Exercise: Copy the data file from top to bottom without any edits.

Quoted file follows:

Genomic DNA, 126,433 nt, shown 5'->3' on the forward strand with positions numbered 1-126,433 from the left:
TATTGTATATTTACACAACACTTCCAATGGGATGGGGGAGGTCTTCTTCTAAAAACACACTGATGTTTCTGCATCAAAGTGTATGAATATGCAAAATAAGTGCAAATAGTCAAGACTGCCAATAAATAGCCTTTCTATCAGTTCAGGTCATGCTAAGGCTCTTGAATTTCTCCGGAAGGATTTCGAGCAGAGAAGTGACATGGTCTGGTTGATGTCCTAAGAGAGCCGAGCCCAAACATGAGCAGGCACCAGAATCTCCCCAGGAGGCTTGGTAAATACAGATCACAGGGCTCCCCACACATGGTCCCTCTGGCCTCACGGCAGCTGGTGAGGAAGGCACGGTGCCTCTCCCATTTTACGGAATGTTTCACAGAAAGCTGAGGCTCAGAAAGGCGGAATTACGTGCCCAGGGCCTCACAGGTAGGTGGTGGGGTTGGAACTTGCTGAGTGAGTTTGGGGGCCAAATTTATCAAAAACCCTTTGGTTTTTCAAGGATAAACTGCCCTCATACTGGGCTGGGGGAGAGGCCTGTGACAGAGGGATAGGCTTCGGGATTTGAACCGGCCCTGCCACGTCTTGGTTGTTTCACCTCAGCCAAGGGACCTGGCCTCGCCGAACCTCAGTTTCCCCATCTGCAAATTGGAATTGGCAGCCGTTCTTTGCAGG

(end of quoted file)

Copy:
Genomic DNA, 126,433 nt, shown 5'->3' on the forward strand with positions numbered 1-126,433 from the left:
TATTGTATATTTACACAACACTTCCAATGGGATGGGGGAGGTCTTCTTCTAAAAACACACTGATGTTTCTGCATCAAAGTGTATGAATATGCAAAATAAGTGCAAATAGTCAAGACTGCCAATAAATAGCCTTTCTATCAGTTCAGGTCATGCTAAGGCTCTTGAATTTCTCCGGAAGGATTTCGAGCAGAGAAGTGACATGGTCTGGTTGATGTCCTAAGAGAGCCGAGCCCAAACATGAGCAGGCACCAGAATCTCCCCAGGAGGCTTGGTAAATACAGATCACAGGGCTCCCCACACATGGTCCCTCTGGCCTCACGGCAGCTGGTGAGGAAGGCACGGTGCCTCTCCCATTTTACGGAATGTTTCACAGAAAGCTGAGGCTCAGAAAGGCGGAATTACGTGCCCAGGGCCTCACAGGTAGGTGGTGGGGTTGGAACTTGCTGAGTGAGTTTGGGGGCCAAATTTATCAAAAACCCTTTGGTTTTTCAAGGATAAACTGCCCTCATACTGGGCTGGGGGAGAGGCCTGTGACAGAGGGATAGGCTTCGGGATTTGAACCGGCCCTGCCACGTCTTGGTTGTTTCACCTCAGCCAAGGGACCTGGCCTCGCCGAACCTCAGTTTCCCCATCTGCAAATTGGAATTGGCAGCCGTTCTTTGCAGG